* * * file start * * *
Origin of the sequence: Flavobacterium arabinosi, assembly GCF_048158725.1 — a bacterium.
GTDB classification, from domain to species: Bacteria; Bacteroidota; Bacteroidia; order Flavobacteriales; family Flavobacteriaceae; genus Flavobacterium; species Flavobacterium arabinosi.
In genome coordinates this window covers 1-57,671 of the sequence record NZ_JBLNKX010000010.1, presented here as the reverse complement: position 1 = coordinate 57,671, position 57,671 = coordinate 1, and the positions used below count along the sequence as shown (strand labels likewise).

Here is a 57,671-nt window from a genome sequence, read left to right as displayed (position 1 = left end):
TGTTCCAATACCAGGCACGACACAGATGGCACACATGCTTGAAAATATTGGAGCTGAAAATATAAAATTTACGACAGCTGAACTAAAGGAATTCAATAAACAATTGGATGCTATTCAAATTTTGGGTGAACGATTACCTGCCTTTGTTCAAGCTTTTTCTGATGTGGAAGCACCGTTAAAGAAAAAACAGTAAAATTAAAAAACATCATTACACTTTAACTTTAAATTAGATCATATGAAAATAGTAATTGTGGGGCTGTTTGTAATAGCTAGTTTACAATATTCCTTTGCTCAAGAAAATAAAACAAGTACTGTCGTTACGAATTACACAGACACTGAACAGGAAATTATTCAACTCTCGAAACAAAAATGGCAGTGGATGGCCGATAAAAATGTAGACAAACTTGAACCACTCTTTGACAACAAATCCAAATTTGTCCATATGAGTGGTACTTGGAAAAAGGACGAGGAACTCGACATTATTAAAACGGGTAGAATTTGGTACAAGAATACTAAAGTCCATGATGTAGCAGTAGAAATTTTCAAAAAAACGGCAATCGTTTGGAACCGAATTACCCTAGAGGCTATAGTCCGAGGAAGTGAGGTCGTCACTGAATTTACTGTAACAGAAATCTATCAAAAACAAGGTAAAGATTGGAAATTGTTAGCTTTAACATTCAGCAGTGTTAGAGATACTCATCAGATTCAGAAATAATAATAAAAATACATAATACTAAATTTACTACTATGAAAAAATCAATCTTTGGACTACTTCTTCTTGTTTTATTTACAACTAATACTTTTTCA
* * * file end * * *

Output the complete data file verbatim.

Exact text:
Origin of the sequence: Flavobacterium arabinosi, assembly GCF_048158725.1 — a bacterium.
GTDB classification, from domain to species: Bacteria; Bacteroidota; Bacteroidia; order Flavobacteriales; family Flavobacteriaceae; genus Flavobacterium; species Flavobacterium arabinosi.
In genome coordinates this window covers 1-57,671 of the sequence record NZ_JBLNKX010000010.1, presented here as the reverse complement: position 1 = coordinate 57,671, position 57,671 = coordinate 1, and the positions used below count along the sequence as shown (strand labels likewise).

Here is a 57,671-nt window from a genome sequence, read left to right as displayed (position 1 = left end):
TGTTCCAATACCAGGCACGACACAGATGGCACACATGCTTGAAAATATTGGAGCTGAAAATATAAAATTTACGACAGCTGAACTAAAGGAATTCAATAAACAATTGGATGCTATTCAAATTTTGGGTGAACGATTACCTGCCTTTGTTCAAGCTTTTTCTGATGTGGAAGCACCGTTAAAGAAAAAACAGTAAAATTAAAAAACATCATTACACTTTAACTTTAAATTAGATCATATGAAAATAGTAATTGTGGGGCTGTTTGTAATAGCTAGTTTACAATATTCCTTTGCTCAAGAAAATAAAACAAGTACTGTCGTTACGAATTACACAGACACTGAACAGGAAATTATTCAACTCTCGAAACAAAAATGGCAGTGGATGGCCGATAAAAATGTAGACAAACTTGAACCACTCTTTGACAACAAATCCAAATTTGTCCATATGAGTGGTACTTGGAAAAAGGACGAGGAACTCGACATTATTAAAACGGGTAGAATTTGGTACAAGAATACTAAAGTCCATGATGTAGCAGTAGAAATTTTCAAAAAAACGGCAATCGTTTGGAACCGAATTACCCTAGAGGCTATAGTCCGAGGAAGTGAGGTCGTCACTGAATTTACTGTAACAGAAATCTATCAAAAACAAGGTAAAGATTGGAAATTGTTAGCTTTAACATTCAGCAGTGTTAGAGATACTCATCAGATTCAGAAATAATAATAAAAATACATAATACTAAATTTACTACTATGAAAAAATCAATCTTTGGACTACTTCTTCTTGTTTTATTTACAACTAATACTTTTTCA